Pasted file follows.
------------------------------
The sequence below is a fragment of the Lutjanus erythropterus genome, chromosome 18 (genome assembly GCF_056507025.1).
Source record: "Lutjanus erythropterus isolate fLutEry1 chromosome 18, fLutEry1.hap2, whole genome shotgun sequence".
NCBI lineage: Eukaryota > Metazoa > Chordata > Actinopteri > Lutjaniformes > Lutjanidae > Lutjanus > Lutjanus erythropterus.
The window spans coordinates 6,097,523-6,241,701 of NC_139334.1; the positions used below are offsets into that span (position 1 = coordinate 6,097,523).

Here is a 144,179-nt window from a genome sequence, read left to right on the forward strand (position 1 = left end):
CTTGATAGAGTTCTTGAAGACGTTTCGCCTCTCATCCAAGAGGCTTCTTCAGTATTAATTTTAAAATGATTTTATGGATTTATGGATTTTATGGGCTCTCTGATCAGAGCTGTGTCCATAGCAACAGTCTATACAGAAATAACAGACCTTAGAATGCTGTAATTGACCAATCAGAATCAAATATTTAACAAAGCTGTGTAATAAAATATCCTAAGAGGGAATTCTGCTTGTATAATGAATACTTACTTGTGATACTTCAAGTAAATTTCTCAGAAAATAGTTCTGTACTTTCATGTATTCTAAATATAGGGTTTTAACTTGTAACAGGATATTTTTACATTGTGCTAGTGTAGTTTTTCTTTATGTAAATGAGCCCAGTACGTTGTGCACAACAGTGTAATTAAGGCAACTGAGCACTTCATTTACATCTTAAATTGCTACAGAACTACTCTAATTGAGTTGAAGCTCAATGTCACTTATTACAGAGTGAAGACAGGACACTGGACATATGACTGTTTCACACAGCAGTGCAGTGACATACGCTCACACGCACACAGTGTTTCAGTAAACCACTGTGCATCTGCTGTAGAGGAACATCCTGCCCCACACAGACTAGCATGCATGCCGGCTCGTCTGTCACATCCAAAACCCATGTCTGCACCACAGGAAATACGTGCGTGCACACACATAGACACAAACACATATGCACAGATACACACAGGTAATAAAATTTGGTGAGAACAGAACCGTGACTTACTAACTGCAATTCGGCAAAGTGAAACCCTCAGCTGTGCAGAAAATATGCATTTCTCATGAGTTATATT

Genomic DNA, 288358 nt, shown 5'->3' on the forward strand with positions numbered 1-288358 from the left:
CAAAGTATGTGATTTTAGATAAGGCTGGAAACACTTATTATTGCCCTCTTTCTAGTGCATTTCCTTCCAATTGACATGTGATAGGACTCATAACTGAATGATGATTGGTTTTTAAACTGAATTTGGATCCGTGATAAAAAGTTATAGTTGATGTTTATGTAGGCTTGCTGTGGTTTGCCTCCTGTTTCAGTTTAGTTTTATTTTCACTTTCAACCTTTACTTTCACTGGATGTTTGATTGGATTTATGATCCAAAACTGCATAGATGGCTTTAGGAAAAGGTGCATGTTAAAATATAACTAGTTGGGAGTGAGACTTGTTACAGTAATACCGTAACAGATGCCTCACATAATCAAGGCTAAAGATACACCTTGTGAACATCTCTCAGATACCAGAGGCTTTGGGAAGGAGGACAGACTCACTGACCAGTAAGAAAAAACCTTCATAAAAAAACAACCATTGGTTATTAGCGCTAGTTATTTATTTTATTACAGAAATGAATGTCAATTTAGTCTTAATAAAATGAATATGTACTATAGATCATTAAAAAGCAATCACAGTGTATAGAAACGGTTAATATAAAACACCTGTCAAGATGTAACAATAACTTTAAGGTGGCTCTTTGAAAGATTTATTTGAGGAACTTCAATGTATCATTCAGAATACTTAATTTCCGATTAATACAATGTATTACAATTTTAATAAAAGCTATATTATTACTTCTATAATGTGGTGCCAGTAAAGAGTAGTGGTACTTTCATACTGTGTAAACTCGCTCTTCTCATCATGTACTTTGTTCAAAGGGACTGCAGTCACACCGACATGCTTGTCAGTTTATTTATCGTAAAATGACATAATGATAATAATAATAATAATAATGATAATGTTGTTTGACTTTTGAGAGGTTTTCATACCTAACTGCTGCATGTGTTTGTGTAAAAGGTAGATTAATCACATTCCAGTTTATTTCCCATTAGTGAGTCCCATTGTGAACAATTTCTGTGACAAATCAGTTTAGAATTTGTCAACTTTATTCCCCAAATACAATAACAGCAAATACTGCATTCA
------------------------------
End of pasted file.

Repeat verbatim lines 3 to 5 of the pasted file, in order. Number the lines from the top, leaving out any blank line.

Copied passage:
NCBI lineage: Eukaryota > Metazoa > Chordata > Actinopteri > Lutjaniformes > Lutjanidae > Lutjanus > Lutjanus erythropterus.
The window spans coordinates 6,097,523-6,241,701 of NC_139334.1; the positions used below are offsets into that span (position 1 = coordinate 6,097,523).

Here is a 144,179-nt window from a genome sequence, read left to right on the forward strand (position 1 = left end):